FOR IMMEDIATE RELEASE Jan. 23, 2015 Contact: Dan O’Brien, 517-336-5035 or Ed Golder, 517-284-581 Today, the Michigan Department of Natural Resources announced that it has received the first reports this winter of bats dying from white-nose syndrome. Members of the public found dead bats outside the opening of an abandoned copper mine near Mohawk in Keweenaw County and reported it to DNR field staff. White-nose syndrome was first discovered in Michigan in late winter 2014 in Alpena, Dickinson, Keweenaw, Mackinac and Ontonagon counties. Widespread die-offs of hibernating bats are...
White-nose syndrome news
posted January 23, 2015
posted January 23, 2015
By Central Office January 20, 2015 MADISON - Early winter surveillance of 15 caves revealed that two bats in a single Dane County cave tested positive for genetic markers of the fungus that causes white-nose syndrome. Swabs taken from two eastern pipistrelles from a single site in November 2014 tested positive for the fungus Pseudogymnoascus destructans (Pd), which causes white-nose syndrome in hibernating bats. This find represents both a new county and a new bat species infected with Pd in Wisconsin. The site where Pd was detected was not Cave of the Mounds, a popular show cave...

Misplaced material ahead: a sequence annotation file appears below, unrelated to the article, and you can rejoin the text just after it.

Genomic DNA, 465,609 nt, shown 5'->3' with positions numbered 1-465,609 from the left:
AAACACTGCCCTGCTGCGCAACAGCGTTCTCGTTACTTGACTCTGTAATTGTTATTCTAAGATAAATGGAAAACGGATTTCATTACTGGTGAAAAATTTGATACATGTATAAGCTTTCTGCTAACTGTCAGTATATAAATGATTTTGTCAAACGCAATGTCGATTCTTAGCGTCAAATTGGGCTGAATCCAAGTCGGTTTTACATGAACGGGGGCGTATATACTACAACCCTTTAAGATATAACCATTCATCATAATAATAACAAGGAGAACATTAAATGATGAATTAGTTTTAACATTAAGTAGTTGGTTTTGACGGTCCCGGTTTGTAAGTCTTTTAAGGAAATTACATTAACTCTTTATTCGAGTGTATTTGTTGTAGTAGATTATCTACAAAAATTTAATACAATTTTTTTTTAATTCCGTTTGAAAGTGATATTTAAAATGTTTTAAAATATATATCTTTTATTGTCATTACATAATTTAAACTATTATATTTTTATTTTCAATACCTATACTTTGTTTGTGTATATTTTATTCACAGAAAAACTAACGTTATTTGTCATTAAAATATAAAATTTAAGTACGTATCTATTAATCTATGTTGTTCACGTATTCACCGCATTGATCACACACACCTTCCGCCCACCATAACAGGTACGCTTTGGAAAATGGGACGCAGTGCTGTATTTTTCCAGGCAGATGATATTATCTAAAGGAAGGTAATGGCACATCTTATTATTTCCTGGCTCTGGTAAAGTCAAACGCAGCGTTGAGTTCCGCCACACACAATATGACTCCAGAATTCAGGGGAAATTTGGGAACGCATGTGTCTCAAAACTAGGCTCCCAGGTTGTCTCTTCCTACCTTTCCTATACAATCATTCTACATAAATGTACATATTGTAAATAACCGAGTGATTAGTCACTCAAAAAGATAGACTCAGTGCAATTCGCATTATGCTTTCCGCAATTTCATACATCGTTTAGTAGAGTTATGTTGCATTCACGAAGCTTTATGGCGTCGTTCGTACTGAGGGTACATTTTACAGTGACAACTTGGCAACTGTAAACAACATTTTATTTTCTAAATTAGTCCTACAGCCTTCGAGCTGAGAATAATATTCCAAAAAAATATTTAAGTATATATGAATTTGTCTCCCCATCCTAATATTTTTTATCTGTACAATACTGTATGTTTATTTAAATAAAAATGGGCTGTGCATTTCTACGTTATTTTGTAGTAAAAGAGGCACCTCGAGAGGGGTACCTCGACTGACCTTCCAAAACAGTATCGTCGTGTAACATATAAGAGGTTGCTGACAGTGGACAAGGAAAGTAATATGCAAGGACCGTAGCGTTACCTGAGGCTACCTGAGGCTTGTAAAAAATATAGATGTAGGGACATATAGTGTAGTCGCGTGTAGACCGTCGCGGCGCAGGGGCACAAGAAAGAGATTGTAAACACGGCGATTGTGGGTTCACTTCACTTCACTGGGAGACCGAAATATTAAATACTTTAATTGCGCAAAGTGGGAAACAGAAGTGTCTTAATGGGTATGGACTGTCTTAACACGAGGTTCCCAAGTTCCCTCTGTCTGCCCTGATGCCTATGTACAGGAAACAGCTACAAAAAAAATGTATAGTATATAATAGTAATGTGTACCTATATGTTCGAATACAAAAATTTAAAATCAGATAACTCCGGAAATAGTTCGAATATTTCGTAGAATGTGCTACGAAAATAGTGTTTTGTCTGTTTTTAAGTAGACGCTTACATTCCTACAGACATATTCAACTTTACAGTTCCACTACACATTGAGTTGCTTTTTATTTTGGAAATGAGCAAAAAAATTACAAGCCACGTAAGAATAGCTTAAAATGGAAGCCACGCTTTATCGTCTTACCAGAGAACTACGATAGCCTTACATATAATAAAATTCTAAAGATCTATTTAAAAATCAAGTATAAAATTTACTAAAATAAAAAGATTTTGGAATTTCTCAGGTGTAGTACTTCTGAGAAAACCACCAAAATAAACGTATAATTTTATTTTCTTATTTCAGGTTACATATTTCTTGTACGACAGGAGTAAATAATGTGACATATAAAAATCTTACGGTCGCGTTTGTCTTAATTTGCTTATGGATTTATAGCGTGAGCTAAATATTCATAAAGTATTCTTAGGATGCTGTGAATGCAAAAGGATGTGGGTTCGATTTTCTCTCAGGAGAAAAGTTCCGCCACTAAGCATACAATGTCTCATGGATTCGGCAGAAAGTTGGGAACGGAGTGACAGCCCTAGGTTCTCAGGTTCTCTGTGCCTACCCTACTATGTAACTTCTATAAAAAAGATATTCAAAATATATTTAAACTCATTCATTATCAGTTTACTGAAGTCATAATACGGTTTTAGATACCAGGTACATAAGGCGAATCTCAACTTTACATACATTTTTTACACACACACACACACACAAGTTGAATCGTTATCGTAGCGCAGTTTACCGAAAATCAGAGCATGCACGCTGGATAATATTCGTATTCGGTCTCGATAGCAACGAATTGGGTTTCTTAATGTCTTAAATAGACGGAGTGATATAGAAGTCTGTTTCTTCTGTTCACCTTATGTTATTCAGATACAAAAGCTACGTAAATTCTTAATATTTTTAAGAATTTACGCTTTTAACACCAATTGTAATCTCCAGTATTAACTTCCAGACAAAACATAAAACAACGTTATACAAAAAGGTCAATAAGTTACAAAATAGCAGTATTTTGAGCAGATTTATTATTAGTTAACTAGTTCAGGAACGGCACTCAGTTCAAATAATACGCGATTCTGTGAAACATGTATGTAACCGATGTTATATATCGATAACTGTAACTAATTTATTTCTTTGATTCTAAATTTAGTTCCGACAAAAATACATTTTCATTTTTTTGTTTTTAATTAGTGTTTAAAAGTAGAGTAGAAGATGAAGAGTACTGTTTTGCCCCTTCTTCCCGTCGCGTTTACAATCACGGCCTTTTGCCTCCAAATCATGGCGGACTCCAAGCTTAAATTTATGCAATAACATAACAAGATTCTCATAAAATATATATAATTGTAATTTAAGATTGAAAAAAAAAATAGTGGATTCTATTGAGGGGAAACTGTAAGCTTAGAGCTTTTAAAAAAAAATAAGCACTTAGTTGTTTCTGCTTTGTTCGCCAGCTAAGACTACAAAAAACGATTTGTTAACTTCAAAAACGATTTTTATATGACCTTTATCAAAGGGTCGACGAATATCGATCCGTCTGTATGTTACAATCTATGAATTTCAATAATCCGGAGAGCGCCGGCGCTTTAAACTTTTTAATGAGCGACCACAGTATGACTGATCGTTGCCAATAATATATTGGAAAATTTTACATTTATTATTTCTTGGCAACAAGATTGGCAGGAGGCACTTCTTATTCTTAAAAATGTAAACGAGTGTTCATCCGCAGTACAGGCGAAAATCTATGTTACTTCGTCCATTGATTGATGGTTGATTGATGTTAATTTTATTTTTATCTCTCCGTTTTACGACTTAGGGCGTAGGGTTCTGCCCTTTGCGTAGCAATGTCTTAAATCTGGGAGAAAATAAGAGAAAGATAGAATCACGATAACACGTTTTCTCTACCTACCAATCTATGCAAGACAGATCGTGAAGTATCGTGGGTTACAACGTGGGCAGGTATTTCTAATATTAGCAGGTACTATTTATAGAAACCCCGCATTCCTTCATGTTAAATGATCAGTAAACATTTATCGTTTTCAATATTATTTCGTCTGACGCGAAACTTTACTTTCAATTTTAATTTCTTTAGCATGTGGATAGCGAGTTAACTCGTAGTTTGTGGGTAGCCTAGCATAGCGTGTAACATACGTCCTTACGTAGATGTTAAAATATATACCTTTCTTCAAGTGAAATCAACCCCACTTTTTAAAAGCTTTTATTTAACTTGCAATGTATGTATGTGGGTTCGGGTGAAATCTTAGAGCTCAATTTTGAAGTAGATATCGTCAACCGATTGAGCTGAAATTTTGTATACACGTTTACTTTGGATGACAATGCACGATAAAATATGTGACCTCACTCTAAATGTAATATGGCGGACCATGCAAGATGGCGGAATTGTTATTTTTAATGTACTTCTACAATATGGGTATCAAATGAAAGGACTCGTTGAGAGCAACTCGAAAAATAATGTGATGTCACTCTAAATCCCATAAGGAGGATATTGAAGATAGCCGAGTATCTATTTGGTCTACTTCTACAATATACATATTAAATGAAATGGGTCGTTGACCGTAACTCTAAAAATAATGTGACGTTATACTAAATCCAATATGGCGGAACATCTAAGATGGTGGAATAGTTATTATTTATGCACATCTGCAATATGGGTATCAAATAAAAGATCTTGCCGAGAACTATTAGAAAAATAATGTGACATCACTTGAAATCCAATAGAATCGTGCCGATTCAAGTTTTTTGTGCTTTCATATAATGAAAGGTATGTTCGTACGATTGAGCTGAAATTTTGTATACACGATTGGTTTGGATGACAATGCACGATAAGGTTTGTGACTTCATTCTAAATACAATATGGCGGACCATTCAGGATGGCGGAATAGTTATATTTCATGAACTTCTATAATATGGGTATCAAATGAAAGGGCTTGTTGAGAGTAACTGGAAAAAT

posted January 15, 2015
In response to the rapid and severe decline of the northern long-eared bat – a species important for crop pest control – the U.S. Fish and Wildlife Service is proposing a special rule under the Endangered Species Act (ESA) that would provide the maximum benefit to the species while limiting the regulatory burden on the public. If finalized, the rule, under section 4(d) of the ESA, would apply only in the event the Service lists the bat as “threatened.” The Service’s proposal will appear in the Federal Register Jan. 16, 2015, opening a 60-day public comment period. Click on press...
Source: U.S. Fish & Wildlife Service
posted January 6, 2015
For the first time, scientists have developed a detailed explanation of how white-nose syndrome (WNS) is killing millions of bats in North America, according to a new study by the U.S. Geological Survey and the University of Wisconsin. The scientists created a model for how the disease progresses from initial infection to death in bats during hibernation.
Source: U.S. Geological Survey (USGS)